Composed by Niccolò Paganini
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User Reviews

 
Unconvincing period biopic
19 June 2015 | by rooeeSee all my reviews

Niccolò Paganini (David Garrett) is a virtuoso violinist, stolen from Italian obscurity by the serpentine Urbani (Jared Harris) and brought to swinging 19th century London on the request of struggling promoter John Watson (Christian McKay). There his lascivious urges and his musical genius find equal outlet, until his heart is attuned to Charlotte (Andrea Deck), with whom he shares a harmonious partnership. Tragedy encroaches, however, as those who brought Paganini to the top conspire to cast him into the gutter once more.

What is the truth of Paganini? Bernard Rose's biopic plays fast and loose, which shouldn't matter because art strives for universal truths. Yet such striving often leads to cliché, as has happened here. As an instrument the violin lends itself well to furious solos, so the transition from classical musician to rock god is easy – throw in some long shaggy hair and stubble and sunglasses and we've basically got ourselves a Georgian Ozzy Osbourne. Not that the film is terribly anarchic. Early on we get some Dogma 95-influenced hand-held camera and hack 'n' slash editing but it soon gives way to familiar period stageyness.

Rose's film exists in the same realm as Milos Forman's Amadeus and touches on some of the same themes – genius emerging from chaos, both a creative and destructive force – but it's a relatively shallow movie, and one whose TV budget cannot be elevated by its impressively crashing classical soundtrack and its smoggy capital exteriors. Forman's film had a force-of-nature at its centre in the form of Tom Hulce. The Devil's Violinist has David Garrett, who's a wonderful violinist but no actor. Alarm bells ring when a character is meant to be thinking hard about something and actually grabs their chin.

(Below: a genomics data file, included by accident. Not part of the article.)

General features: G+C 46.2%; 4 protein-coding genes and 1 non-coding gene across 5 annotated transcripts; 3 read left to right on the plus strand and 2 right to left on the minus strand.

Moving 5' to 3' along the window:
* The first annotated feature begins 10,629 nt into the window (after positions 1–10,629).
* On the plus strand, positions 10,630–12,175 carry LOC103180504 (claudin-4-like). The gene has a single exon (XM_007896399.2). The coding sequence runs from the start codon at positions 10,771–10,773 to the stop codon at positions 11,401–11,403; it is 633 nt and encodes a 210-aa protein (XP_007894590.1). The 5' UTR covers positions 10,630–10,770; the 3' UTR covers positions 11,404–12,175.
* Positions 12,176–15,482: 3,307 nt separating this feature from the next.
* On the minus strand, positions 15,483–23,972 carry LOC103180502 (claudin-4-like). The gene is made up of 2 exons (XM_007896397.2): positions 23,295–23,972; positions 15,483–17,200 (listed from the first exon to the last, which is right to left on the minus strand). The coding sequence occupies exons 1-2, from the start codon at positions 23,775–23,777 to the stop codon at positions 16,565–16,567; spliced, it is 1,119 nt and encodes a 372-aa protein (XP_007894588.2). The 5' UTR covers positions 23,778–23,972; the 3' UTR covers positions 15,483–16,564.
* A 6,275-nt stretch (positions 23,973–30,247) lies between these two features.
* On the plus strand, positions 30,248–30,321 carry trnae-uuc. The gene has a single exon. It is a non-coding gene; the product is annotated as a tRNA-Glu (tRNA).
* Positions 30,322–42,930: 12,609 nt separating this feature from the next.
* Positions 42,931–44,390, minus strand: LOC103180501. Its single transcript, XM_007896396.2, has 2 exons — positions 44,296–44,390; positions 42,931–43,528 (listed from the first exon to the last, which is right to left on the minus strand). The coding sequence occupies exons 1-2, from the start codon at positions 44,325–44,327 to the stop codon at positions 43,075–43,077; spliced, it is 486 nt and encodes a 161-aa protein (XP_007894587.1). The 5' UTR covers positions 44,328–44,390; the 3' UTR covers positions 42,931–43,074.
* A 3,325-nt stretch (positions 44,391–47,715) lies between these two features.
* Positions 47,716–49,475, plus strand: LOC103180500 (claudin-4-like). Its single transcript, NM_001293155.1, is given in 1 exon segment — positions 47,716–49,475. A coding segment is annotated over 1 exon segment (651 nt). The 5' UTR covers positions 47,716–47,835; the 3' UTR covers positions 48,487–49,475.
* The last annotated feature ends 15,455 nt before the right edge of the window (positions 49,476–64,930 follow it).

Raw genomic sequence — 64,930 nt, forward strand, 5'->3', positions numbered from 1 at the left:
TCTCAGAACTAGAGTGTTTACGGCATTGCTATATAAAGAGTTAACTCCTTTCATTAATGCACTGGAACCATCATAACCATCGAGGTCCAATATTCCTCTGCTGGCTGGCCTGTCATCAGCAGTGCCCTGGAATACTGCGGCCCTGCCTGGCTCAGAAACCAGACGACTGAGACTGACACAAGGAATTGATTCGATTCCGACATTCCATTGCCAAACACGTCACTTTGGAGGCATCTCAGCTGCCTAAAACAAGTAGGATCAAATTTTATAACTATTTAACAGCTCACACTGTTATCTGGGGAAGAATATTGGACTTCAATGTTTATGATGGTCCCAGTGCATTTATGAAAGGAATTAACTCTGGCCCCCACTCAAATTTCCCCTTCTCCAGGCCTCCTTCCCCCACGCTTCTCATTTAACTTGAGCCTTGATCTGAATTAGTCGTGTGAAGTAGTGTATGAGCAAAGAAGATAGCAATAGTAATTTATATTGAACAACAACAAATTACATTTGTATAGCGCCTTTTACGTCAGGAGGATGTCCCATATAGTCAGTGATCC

But then, could any actor have provided a sympathetic portrayal? How charming is any man this juvenile; this unprofessional? Why should we care for a man who whinges about being "misunderstood" in one breath then dismisses his fans with the next? How do we side with someone who claims to love another and then accidentally shags a complete stranger with the same hair colour? Better writing and an actual actor might have helped us answer these questions.

Garrett isn't very well-supported, to be fair. Harris turns a scheming snake into a pantomime villain. Joely Richardson is gobsmackingly miscast as a cockney troublemaker. And while Alien Isolation fans may be pleased to see Andrea Deck in her full feature debut, I wouldn't expect the scripts to start piling on her doormat on the basis of this. But then, again, Charlotte is bafflingly written: she's genuinely repulsed by Paganini – a player and a player – only to spin on a sixpence once she hears him knock out a few notes, melody apparently trumping manners.

Rose has a firm hold of his film's darkly humorous tone, and the musical performances are, inevitably, spectacular (almost worth the rental fee alone, if for some reason an actual David Garrett Live DVD isn't available). But the decision to build a movie around a real musician backfires horribly, and with a bland and over-familiar script ("Who is the real you?" one character genuinely asks) it has to go down as a handsome, tuneful failure.